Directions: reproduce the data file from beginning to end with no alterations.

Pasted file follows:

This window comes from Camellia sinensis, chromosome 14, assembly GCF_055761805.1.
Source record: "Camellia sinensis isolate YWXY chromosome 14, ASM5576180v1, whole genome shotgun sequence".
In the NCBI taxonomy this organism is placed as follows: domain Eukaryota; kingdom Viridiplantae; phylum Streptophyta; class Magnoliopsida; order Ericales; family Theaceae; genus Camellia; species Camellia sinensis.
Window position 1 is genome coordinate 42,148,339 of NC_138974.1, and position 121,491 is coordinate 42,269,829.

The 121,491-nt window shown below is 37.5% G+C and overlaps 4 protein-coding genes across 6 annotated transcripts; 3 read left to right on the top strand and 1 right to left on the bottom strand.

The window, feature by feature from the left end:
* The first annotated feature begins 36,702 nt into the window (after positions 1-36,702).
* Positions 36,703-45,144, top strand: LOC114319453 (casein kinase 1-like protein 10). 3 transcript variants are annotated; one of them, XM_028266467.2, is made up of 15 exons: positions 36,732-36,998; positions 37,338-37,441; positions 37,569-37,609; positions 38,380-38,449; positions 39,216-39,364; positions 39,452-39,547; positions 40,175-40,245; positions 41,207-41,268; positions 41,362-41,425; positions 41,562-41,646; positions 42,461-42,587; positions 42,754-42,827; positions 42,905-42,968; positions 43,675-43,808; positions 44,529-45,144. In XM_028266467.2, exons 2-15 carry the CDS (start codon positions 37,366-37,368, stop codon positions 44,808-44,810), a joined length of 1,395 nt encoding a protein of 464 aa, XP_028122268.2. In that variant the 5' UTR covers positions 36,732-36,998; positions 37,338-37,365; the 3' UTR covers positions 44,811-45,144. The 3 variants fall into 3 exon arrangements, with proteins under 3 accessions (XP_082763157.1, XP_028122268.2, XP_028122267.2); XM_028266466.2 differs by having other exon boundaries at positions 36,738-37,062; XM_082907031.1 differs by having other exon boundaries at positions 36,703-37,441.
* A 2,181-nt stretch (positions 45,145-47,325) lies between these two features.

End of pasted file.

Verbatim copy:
This window comes from Camellia sinensis, chromosome 14, assembly GCF_055761805.1.
Source record: "Camellia sinensis isolate YWXY chromosome 14, ASM5576180v1, whole genome shotgun sequence".
In the NCBI taxonomy this organism is placed as follows: domain Eukaryota; kingdom Viridiplantae; phylum Streptophyta; class Magnoliopsida; order Ericales; family Theaceae; genus Camellia; species Camellia sinensis.
Window position 1 is genome coordinate 42,148,339 of NC_138974.1, and position 121,491 is coordinate 42,269,829.

The 121,491-nt window shown below is 37.5% G+C and overlaps 4 protein-coding genes across 6 annotated transcripts; 3 read left to right on the top strand and 1 right to left on the bottom strand.

The window, feature by feature from the left end:
* The first annotated feature begins 36,702 nt into the window (after positions 1-36,702).
* Positions 36,703-45,144, top strand: LOC114319453 (casein kinase 1-like protein 10). 3 transcript variants are annotated; one of them, XM_028266467.2, is made up of 15 exons: positions 36,732-36,998; positions 37,338-37,441; positions 37,569-37,609; positions 38,380-38,449; positions 39,216-39,364; positions 39,452-39,547; positions 40,175-40,245; positions 41,207-41,268; positions 41,362-41,425; positions 41,562-41,646; positions 42,461-42,587; positions 42,754-42,827; positions 42,905-42,968; positions 43,675-43,808; positions 44,529-45,144. In XM_028266467.2, exons 2-15 carry the CDS (start codon positions 37,366-37,368, stop codon positions 44,808-44,810), a joined length of 1,395 nt encoding a protein of 464 aa, XP_028122268.2. In that variant the 5' UTR covers positions 36,732-36,998; positions 37,338-37,365; the 3' UTR covers positions 44,811-45,144. The 3 variants fall into 3 exon arrangements, with proteins under 3 accessions (XP_082763157.1, XP_028122268.2, XP_028122267.2); XM_028266466.2 differs by having other exon boundaries at positions 36,738-37,062; XM_082907031.1 differs by having other exon boundaries at positions 36,703-37,441.
* A 2,181-nt stretch (positions 45,145-47,325) lies between these two features.